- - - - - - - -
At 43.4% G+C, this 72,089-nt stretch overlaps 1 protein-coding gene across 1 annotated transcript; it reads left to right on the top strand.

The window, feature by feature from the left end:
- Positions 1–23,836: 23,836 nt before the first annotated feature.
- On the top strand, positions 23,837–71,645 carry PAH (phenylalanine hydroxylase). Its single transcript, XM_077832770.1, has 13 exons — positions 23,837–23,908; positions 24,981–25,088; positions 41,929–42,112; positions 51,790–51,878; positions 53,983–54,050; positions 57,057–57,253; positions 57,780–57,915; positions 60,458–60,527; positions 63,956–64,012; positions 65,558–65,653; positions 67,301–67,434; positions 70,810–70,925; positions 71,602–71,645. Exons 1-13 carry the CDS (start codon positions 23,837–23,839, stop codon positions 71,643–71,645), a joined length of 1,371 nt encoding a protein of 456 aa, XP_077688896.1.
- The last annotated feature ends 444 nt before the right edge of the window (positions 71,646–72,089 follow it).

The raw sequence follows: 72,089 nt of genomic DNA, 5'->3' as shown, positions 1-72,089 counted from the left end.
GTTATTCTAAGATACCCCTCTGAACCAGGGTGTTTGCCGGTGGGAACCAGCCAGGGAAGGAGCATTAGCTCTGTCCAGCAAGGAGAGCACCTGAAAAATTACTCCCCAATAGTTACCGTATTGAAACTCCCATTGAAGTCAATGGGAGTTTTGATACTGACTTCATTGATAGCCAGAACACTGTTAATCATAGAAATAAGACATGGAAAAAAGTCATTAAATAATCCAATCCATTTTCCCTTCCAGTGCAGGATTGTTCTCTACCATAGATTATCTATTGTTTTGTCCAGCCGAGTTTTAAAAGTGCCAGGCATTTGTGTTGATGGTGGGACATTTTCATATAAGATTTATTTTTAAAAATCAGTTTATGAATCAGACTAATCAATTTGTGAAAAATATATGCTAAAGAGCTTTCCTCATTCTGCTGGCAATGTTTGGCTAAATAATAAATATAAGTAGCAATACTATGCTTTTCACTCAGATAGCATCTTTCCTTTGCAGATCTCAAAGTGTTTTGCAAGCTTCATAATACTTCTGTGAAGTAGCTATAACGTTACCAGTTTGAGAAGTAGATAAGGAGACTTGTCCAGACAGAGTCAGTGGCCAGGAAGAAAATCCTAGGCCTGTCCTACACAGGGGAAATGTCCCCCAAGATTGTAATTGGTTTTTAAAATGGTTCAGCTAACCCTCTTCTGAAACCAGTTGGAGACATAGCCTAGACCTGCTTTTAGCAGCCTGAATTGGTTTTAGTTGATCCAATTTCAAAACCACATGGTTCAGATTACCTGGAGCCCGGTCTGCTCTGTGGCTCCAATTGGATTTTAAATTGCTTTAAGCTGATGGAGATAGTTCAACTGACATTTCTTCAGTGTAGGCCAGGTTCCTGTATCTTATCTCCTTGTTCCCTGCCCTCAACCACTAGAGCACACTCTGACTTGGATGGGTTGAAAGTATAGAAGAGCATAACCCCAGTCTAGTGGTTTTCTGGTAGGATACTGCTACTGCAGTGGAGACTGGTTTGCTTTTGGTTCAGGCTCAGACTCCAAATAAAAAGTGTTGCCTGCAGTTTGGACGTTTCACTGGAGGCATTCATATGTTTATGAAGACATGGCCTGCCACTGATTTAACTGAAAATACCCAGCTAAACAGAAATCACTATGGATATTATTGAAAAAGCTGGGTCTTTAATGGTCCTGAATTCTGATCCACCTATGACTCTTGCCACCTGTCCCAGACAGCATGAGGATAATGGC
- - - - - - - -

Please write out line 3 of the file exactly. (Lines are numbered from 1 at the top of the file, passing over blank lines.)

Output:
- Positions 1–23,836: 23,836 nt before the first annotated feature.